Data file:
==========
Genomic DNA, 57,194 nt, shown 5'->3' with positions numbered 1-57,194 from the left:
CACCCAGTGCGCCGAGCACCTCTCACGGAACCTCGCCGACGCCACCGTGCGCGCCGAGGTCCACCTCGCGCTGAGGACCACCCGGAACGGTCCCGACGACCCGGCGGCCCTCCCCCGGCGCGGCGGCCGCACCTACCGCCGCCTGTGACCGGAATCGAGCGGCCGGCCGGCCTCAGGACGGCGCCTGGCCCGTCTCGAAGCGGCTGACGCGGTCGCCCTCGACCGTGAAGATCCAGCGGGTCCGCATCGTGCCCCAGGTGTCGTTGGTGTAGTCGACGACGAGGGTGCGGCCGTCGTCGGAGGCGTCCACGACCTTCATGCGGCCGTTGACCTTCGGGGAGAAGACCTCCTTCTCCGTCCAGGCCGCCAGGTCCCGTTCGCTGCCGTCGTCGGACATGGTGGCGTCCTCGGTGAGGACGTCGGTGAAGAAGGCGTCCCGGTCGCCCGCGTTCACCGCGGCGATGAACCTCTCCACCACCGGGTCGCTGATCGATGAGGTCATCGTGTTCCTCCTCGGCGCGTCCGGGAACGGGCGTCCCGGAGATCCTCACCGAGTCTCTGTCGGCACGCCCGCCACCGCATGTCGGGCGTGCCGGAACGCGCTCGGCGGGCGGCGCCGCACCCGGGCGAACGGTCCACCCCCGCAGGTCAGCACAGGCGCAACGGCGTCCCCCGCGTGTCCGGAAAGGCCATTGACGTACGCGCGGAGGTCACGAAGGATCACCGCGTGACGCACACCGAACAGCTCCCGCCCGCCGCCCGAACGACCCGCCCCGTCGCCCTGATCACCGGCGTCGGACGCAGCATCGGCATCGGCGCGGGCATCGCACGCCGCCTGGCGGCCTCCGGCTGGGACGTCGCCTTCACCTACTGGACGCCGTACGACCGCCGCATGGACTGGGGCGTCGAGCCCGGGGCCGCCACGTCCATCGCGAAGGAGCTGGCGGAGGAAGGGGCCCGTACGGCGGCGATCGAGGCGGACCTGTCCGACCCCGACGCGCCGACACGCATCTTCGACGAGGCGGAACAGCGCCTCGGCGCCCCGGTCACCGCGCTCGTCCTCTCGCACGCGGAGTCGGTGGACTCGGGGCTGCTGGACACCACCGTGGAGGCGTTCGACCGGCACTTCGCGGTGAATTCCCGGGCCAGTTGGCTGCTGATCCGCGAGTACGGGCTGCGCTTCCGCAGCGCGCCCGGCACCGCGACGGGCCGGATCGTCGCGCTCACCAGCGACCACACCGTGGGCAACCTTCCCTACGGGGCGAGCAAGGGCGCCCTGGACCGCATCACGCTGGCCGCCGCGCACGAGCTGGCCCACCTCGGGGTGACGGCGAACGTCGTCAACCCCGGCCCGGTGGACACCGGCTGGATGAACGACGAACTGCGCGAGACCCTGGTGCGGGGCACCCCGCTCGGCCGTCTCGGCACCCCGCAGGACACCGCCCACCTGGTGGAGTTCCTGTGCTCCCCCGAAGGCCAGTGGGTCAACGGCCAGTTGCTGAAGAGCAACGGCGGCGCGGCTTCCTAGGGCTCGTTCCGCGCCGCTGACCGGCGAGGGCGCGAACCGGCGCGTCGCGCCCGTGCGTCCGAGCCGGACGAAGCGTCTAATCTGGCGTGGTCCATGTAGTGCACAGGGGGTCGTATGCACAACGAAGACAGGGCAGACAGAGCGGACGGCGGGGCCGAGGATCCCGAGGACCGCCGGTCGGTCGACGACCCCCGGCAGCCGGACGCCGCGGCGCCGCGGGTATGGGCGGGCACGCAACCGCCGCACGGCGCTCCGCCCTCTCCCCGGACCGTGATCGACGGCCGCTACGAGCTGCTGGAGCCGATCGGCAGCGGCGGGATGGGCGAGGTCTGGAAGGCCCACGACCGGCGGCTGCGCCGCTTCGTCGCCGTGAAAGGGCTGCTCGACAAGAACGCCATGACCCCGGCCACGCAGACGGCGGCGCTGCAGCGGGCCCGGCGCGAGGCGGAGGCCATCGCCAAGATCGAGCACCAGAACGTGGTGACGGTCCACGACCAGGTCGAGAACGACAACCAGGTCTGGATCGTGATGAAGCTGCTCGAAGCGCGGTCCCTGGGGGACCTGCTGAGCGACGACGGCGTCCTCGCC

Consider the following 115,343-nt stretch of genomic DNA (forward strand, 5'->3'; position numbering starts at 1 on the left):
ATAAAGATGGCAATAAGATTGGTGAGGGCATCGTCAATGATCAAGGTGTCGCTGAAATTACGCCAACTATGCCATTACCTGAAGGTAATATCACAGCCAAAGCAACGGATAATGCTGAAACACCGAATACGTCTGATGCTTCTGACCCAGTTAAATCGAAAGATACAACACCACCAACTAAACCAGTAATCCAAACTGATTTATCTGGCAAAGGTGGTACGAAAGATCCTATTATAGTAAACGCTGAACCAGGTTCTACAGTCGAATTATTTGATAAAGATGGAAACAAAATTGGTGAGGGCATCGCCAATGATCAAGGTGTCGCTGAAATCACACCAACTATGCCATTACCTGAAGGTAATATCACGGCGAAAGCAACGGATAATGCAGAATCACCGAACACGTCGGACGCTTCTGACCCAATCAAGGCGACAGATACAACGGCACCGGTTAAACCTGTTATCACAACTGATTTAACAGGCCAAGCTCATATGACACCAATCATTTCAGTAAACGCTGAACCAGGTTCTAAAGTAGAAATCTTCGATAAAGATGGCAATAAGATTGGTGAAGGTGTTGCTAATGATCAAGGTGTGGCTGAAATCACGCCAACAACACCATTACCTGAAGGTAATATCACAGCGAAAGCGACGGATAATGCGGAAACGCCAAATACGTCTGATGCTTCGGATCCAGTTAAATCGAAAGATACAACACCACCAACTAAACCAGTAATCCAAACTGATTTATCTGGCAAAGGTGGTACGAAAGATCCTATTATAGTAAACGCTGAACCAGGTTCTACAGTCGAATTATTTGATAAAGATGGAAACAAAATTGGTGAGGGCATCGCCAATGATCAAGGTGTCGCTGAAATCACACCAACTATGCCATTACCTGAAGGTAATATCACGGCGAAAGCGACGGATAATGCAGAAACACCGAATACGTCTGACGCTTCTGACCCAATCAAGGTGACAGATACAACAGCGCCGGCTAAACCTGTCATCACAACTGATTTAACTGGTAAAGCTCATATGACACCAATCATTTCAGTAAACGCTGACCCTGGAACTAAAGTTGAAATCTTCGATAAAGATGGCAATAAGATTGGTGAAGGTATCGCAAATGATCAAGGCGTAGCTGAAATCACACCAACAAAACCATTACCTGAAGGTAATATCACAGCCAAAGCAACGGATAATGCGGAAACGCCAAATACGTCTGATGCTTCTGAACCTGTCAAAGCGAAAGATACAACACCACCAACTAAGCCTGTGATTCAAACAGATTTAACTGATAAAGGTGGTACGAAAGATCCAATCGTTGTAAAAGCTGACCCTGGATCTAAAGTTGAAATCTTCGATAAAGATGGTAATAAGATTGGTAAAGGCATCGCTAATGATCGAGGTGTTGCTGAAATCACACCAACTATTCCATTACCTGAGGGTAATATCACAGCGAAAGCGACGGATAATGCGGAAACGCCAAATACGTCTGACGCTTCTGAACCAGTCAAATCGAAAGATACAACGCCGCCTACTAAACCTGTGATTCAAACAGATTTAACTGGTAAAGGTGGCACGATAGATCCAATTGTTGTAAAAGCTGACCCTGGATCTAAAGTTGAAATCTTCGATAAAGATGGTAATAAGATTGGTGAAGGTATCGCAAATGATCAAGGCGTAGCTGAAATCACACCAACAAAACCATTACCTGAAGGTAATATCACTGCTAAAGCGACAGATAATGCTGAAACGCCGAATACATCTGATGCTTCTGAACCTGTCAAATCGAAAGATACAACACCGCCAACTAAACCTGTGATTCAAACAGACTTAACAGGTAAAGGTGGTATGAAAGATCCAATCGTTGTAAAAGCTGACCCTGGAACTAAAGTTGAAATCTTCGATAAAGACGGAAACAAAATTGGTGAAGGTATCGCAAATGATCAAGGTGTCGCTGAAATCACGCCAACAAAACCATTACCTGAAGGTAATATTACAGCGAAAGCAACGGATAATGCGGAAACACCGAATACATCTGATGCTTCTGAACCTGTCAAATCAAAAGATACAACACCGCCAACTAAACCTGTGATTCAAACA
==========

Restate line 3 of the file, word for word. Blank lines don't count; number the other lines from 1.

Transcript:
Consider the following 115,343-nt stretch of genomic DNA (forward strand, 5'->3'; position numbering starts at 1 on the left):